Pathogenesis and Genetics of Microphthalmia, Anophthalmia and Uveal Coloboma (MAC)
- Uveal coloboma is a condition where the eye does not form normally. It occurs early in the fetus s development during pregnancy. It can lead to different kinds of eye problems, including blindness. Several genes have been linked to coloboma, but the cause of most cases is hard to find. Researchers want to study the genes of people who have coloboma and genes from their close, unaffected relatives (such as parents and siblings).
- To study the genes associated with uveal coloboma.
- Individuals at least 1 years of age who either have uveal coloboma or are an unaffected relative (such as a parent or sibling).
Participants will have a physical exam and medical history. They will also have a full eye exam.
Participants with uveal coloboma may have other exams, such as imaging studies and hearing assessments.
All participants will also provide blood, cheek swab or saliva or DNA samples for genetic testing.
|Condition or Disease
Objective: The objectives of this study are to: 1) define ocular, systemic and other associations in a cohort of well-phenotyped participants with microphthalmia, anophthalmia and/or uveal coloboma (MAC); 2) define risk factors and microforms of MAC in relatives of affected individuals; and 3) establish a repository of DNA and/or lymphoblastoid cell lines from participants for use in laboratory investigations.
Study Population: Six hundred (600) individuals of at least one year of age with documented MAC and their relatives will be enrolled.
Design: This is a natural history/genetic repository study. Six hundred (600) participants will be enrolled over fifteen years. Participants will undergo a complete age-appropriate baseline eye examination and physical examination and provide a blood, buccal cell/saliva, or DNA sample.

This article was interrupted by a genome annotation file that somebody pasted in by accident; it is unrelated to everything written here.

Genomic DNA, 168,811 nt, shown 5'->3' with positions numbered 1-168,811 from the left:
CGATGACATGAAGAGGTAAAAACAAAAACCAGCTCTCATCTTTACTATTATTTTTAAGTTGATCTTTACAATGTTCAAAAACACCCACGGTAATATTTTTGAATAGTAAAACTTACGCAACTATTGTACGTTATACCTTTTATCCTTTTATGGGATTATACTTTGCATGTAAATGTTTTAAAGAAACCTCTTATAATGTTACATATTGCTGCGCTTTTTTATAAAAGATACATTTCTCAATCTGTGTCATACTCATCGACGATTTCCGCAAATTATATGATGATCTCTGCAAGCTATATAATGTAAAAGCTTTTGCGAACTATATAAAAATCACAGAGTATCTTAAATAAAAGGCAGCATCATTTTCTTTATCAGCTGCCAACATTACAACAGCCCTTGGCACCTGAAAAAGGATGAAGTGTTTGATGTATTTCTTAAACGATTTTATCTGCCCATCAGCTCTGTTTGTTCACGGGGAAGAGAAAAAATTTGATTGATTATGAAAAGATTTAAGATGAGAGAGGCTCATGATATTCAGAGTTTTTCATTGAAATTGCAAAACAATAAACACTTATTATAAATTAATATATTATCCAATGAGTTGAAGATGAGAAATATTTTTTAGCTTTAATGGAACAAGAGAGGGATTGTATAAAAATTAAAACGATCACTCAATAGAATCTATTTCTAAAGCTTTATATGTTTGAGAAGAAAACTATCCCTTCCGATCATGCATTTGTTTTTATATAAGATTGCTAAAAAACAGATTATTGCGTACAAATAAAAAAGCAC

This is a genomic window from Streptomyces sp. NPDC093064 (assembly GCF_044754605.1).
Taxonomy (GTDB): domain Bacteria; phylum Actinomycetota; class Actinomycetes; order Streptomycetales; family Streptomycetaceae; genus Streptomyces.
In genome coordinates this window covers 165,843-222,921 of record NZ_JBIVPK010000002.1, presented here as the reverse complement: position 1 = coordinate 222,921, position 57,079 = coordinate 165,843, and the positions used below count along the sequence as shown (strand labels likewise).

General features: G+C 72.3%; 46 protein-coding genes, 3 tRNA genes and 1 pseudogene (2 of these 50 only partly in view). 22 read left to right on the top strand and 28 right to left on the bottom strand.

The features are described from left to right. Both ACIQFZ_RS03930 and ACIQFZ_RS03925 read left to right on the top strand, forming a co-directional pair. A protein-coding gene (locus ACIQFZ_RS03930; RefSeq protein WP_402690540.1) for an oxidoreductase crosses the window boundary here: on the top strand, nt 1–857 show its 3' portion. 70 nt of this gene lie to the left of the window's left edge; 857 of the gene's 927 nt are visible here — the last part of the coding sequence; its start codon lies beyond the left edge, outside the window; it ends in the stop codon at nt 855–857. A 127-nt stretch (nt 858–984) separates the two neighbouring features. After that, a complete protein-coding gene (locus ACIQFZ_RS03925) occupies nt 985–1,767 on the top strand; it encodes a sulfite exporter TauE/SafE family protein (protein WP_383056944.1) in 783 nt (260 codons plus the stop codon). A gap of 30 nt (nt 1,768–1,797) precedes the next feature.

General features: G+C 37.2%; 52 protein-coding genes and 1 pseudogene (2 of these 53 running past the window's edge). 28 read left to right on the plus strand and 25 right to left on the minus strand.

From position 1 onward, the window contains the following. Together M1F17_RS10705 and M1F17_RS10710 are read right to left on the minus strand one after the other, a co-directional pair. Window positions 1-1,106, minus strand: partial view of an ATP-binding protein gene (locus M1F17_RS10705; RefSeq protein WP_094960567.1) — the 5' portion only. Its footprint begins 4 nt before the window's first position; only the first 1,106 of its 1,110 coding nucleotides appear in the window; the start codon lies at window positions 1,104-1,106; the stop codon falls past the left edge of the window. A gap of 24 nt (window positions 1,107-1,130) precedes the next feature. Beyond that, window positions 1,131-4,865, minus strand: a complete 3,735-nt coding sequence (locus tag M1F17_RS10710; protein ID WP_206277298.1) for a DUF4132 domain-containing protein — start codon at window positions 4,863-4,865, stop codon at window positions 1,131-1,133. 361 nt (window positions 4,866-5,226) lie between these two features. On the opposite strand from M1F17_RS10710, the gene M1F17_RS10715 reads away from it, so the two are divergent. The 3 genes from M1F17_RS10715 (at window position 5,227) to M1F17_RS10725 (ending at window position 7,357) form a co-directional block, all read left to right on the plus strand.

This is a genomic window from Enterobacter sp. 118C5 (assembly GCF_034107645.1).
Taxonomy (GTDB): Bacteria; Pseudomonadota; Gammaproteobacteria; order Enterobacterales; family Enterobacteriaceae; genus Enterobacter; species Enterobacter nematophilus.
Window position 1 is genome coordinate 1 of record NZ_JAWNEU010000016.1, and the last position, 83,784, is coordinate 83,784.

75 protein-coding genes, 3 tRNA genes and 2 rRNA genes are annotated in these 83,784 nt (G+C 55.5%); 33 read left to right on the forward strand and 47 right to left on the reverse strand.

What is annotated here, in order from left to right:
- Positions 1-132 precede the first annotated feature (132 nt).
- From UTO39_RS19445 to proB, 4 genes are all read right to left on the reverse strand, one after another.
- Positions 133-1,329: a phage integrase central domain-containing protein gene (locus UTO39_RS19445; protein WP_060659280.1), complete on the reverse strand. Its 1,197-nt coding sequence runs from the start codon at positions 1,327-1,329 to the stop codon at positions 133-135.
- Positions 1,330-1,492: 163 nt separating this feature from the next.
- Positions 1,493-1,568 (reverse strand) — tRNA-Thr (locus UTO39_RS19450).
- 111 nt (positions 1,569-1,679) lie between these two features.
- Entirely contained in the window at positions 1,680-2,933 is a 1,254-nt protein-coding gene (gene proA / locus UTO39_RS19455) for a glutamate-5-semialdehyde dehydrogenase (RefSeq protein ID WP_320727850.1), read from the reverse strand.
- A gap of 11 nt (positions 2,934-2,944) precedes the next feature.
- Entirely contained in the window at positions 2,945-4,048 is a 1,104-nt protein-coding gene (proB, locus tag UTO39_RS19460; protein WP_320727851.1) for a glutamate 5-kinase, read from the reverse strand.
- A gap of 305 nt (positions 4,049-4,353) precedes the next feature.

Outcome Measures: The tests, data and samples collected will be analyzed to better understand the genetics of MAC. In particular, ocular and systemic associations will be defined in a cohort of well-phenotyped participants with MAC, as will the risk factors and microforms of these disorders in relatives of affected individuals.
Arms and Interventions
Participants with Coloboma and their family members.
Primary Outcome Measures
- The tests, data, and samples collected will be analyzed to better understand the genetics of uveal coloboma. [end of study]
The tests, data, and samples collected will be analyzed to better understand the genetics of uveal coloboma.
- INCLUSION CRITERIA:
The participant must be one year of age or older.
The participant must be able to cooperate with an age-appropriate eye examination or be able to provide a copy of a complete eye examination report.
The participant must be able to provide a blood, buccal/saliva or DNA sample.
The participant must be able to understand and sign this protocol s informed consent form OR have a legal parent/guardian/representative with the ability to do the same.
The participant must either:
be affected by MAC(i) OR
be an asymptomatic relative of an affected individual.
(i)Participants will be considered to be affected if they have a clear ocular phenotype related to MAC or if they are deemed affected by other clinical evaluations (e.g., the presence of a unique, systemic manifestation cosegregating with MAC, or a rare or unique kidney finding).
Participants who are NEI employees or subordinates or co-workers of an investigator will be excluded from this study.
Contacts and Locations
|National Institutes of Health Clinical Center, 9000 Rockville Pike
Sponsors and Collaborators
- National Eye Institute (NEI)
- Principal Investigator: Brian P Brooks, M.D., National Eye Institute (NEI)
Study Documents (Full-Text)None provided.